Prime Minister Modi has had the skill to deal with the bureaucracy right from the beginning of his stint as the Chief Minister of Gujarat. Only a few of his fellow politicians in Gujarat could master it while they were in his proximity. One of them is Home Minister Amit Shah and the other Praful Patel, Administrator of Dadra and Nagar Haveli and Daman and Diu and Lakshadweep. Patel was Home Minister in his cabinet after Amit Shah had been framed in fake encounter cases by the then Congress government at the Centre. 

Dadra and Nagar Haveli and Daman and Diu are union territories which were handed over by the Portuguese to India in the late 1960s. Since then, thousands of crores of rupees have been spent as special grants from the Centre each year as Dadra and Nagar Haveli is a tribal-dominated area and Daman is dominated by an OBC population.

Before Patel took over, the Administrator of these areas used to be a senior IAS officer of the UT cadre. Both UTs were under special financial packages and incentives set up for industries to generate employment for the tribal and OBC youth. Half a dozen IAS/IPS officers were put on deputation in each of the UTs and a separate secretariat was created, to run a territory smaller than a taluka, when compared with other states. A huge chunk of the funds was spent on the salaries of the administration. However, the funds were squandered without proper planning and used for personal gain by the bureaucracy and administration along with the elected public representatives. Meanwhile, the tribal and marginalised populations remained underprivileged, uneducated, and without proper road infrastructure and healthcare facilities.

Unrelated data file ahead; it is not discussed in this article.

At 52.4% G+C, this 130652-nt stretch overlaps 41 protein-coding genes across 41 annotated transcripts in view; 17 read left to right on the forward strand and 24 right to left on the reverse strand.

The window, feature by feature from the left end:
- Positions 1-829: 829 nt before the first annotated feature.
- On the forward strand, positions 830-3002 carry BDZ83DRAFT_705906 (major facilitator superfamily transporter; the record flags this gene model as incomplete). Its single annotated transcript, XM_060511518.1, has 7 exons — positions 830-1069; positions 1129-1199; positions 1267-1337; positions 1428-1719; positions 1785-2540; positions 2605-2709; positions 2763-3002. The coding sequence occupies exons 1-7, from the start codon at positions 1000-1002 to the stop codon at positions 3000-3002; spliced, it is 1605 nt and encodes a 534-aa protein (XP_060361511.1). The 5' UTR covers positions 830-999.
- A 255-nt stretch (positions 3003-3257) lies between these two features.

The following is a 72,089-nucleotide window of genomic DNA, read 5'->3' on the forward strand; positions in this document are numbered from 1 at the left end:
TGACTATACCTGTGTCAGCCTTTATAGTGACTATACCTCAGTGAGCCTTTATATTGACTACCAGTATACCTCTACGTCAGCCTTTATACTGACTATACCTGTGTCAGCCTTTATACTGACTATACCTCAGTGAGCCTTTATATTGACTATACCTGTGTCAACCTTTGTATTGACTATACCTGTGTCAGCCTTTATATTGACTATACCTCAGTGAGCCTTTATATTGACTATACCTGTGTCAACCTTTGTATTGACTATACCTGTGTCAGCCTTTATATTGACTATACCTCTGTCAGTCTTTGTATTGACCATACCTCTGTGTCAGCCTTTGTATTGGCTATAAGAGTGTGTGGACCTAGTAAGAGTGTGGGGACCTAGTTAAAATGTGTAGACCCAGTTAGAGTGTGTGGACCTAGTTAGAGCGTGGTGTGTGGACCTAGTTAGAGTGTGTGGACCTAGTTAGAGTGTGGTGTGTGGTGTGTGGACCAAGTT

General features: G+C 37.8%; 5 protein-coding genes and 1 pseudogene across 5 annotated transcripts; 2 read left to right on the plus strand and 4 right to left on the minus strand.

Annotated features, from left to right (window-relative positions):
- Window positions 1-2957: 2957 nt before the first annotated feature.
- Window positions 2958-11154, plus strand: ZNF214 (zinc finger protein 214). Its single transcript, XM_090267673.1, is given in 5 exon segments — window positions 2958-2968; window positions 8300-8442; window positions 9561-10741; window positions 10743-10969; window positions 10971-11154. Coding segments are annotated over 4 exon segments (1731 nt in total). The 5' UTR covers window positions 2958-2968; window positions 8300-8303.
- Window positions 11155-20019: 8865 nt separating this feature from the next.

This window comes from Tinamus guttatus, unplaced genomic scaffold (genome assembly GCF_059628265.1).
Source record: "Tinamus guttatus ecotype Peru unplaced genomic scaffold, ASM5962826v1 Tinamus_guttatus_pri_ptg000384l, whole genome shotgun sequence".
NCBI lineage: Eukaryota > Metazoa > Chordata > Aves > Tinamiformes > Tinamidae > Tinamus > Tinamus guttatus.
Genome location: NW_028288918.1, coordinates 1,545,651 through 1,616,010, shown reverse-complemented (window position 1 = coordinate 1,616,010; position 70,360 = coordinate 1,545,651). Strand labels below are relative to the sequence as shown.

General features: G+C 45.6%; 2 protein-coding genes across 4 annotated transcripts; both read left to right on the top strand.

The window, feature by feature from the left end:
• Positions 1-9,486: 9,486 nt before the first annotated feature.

In the year 2016, Praful Patel was appointed as Administrator of Daman and Diu and Dadra and Nagar Haveli. It has been almost five years since then. The UTs are now unified as one single union territory, with a centralised secretariat in Daman. The layers of the administration have been halved, leading to big savings on recurring expenditures. The whole UT is almost corruption-free today.

Huge development work is being done with the quality and utility of them ensured. The cost of capital-intensive projects has been brought down as there is no corruption and projects are sanctioned by an online tendering process. The best part is that the quality of work has improved, and the Silvassa-Bhilad road connecting to the national highway and roads in Daman is an example of that. Moreover, flyovers are being constructed wherever needed. The administration is working round-the-clock for the welfare of the tribal districts of the UTs. 

Silvassa and Daman, once infamous for its rampant corruption by bureaucrats and politicians, breathes easy today. The public is happy because the system is working for their welfare and their voice is heard. The Administrator visits the projects every month for progress reviews and quality checks. The Collector and his associate officers speak to locals to ensure whether they are getting the benefits of public health, better education, efficient teachers, water supply and roads on a regular basis. Some of the government schools in Daman and Silvassa are better than world-class private schools. The whole UT is open defecation-free, each house has a toilet and the «Har Ghar, Nal Se Jal” scheme is under implementation.